But reverse cycling can happen for other reasons, as well. If you are taking care of other children, or have simply had a busy day for whatever reason, it may be that you miss some of the daytime cues for breastfeeding. Your baby may try to catch up – on calories and on closeness - by reverse cycling. Or maybe your baby is at that distractible stage – every time he nurses, he starts and stops multiple times to look at the cat, listen to the noises outside, smile at his sibling, etc. Or maybe he’s busy learning to crawl or walk, and doesn’t want to slow down to nurse. These babies may use the quiet of night to get the majority of their calories.

You might think that all that night waking is a disadvantage, and others may encourage you to get your baby onto a “sleep schedule.” But, research shows moms whose babies nurse often at night actually get the rest they need. This is especially true if you choose to co-sleep with your baby. Moms and babies who sleep in close proximity – especially when sharing a bed – tend to have entrained sleep cycles. When your baby wakes, you’re in the same stage of sleep, and the waking doesn’t provide the same level of disruption to your system that sleeping apart in separate rooms would. When a mom sleeps near her baby, she often notices small sounds and movements before either she or her baby are fully awake, and can often doze as baby nurses. If you choose to share a bed with your baby, be sure that you take precautions to make your sleep space safe. Learn more here [Add hyperlink - http://cosleeping.nd.edu/safe-co-sleeping-guidelines/]. If your baby is reverse cycling and you’re feeling a little sleep deprived, try going to bed earlier or napping during the day.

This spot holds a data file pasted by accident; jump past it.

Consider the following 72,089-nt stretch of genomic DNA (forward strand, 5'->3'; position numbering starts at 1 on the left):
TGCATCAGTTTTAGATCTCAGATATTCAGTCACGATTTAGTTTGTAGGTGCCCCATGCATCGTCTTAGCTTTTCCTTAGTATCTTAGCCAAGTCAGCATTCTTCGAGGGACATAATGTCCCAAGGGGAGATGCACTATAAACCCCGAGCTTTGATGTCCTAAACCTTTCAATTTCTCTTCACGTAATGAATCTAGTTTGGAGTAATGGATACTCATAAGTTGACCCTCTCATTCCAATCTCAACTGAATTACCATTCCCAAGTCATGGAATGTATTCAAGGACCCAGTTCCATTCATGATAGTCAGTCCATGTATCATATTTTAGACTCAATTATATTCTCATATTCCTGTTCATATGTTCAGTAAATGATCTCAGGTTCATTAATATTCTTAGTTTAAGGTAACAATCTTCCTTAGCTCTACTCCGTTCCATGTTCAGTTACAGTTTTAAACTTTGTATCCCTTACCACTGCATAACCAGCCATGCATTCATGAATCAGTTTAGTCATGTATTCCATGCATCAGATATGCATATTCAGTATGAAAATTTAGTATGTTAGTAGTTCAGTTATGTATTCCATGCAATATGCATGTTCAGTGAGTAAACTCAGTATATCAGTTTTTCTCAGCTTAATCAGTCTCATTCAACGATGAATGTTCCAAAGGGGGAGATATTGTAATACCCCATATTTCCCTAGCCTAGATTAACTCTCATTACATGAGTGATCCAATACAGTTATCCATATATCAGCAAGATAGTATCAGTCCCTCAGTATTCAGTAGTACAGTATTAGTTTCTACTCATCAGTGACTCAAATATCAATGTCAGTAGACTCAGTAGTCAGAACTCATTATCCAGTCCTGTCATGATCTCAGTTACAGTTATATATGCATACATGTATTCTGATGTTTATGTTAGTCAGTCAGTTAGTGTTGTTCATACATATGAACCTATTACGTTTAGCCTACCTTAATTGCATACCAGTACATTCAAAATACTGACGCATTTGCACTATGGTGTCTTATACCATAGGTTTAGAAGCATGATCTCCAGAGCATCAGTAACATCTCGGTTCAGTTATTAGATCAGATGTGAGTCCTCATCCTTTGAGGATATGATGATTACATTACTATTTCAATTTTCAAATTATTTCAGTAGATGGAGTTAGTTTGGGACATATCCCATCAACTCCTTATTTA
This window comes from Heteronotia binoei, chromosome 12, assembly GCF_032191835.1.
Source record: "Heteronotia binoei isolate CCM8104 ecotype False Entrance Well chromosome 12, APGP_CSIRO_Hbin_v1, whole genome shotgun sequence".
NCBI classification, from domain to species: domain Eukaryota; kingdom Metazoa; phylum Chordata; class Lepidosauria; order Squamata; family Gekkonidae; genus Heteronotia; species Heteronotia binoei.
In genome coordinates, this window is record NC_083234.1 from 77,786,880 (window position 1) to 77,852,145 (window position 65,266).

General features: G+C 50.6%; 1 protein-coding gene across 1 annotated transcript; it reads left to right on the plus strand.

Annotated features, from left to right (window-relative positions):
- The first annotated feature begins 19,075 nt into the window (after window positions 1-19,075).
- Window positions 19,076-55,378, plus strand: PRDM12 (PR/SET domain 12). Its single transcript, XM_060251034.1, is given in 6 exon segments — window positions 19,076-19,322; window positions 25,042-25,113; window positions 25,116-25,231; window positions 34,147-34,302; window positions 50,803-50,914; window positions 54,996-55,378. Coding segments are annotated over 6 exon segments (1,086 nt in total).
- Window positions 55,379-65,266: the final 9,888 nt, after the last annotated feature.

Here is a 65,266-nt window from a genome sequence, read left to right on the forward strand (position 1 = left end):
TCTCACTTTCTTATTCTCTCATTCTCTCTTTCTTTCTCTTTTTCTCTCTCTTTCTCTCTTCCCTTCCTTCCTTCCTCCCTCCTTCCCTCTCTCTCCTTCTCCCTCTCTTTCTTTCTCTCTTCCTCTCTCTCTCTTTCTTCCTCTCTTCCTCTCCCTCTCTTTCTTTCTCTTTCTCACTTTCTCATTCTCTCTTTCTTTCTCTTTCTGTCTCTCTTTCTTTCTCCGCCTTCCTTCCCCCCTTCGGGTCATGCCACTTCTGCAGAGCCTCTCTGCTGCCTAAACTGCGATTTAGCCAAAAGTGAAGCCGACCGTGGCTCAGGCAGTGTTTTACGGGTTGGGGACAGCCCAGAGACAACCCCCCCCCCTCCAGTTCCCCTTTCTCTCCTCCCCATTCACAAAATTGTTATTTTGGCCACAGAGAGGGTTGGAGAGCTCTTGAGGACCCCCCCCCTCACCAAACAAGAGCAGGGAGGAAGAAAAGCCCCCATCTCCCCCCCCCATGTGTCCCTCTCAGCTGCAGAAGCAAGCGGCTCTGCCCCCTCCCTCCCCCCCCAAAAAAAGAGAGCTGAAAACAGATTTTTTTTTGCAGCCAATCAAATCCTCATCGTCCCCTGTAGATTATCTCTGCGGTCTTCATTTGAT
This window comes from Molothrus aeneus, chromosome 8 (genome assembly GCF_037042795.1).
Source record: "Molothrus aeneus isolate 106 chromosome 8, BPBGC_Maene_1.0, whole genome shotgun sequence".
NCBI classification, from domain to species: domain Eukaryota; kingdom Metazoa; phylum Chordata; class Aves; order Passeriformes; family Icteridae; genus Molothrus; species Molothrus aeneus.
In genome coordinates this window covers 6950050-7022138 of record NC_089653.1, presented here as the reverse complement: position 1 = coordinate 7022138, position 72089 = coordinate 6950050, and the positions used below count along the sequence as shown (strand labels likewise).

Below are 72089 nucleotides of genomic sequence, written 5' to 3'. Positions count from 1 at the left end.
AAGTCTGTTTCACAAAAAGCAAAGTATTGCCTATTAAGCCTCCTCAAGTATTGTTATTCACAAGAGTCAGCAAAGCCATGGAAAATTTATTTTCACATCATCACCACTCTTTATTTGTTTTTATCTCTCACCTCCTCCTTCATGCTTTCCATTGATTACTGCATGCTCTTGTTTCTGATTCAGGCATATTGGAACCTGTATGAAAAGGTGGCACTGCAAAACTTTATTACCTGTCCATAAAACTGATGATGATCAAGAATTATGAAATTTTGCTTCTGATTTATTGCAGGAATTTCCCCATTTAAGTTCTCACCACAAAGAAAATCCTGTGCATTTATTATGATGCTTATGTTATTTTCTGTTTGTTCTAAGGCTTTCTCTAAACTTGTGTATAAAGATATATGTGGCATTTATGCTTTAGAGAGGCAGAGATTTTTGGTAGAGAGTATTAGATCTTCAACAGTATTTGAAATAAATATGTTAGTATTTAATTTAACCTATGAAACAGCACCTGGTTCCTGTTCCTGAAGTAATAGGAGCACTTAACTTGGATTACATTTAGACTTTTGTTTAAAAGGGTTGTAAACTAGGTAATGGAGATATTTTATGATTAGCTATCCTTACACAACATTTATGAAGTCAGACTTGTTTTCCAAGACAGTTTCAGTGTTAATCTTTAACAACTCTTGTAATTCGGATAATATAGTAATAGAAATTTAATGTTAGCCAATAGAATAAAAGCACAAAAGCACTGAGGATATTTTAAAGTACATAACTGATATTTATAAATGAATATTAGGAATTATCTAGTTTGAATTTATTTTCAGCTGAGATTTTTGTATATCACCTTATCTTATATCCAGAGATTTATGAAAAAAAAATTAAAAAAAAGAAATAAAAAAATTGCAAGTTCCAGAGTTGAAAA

Another benefit of reverse cycling for working moms is that they may not need to pump during their workday. If your caregiver tells you repeatedly that your baby isn’t taking much from his bottles, but he nurses like crazy when you’re together, you may be able to cut back on how often you pump (or maybe not even pump at all depending on your baby’s pattern). Many women find this eliminates much of the stress surrounding working and breastfeeding. You can read more about other working moms’ experiences with reverse cycling and nighttime nursing in La Leche League International’s magazine for mothers, New Beginnings here  [http://www.llli.org/nb/nbmayjun00p98.html] and here [http://www.llli.org/nb/nbiss3-09p32.html].

The biggest benefit of reverse cycling, though, is that the baby consumes more breastmilk, thus keeping your milk supply strong and your baby healthy and happy. The key is to practice unrestricted breastfeeding when you are with your baby – whether that feeding takes place day or night - to take advantage of your hormones for keeping up your supply.

 

About the author

Michelle Roth, BA, LCCE, IBCLC is a board-certified lactation consultant working in a private pediatric practice. She has been a La Leche League Leader for the past 12 years, and currently serves on the Area Council for LLL of Western PA. As a freelance writer and editor, her favorite jobs are proofreading and blog writing. With 4 active children, she doesn’t get much time to herself; when she does, she enjoys reading, crocheting and cross-stitch.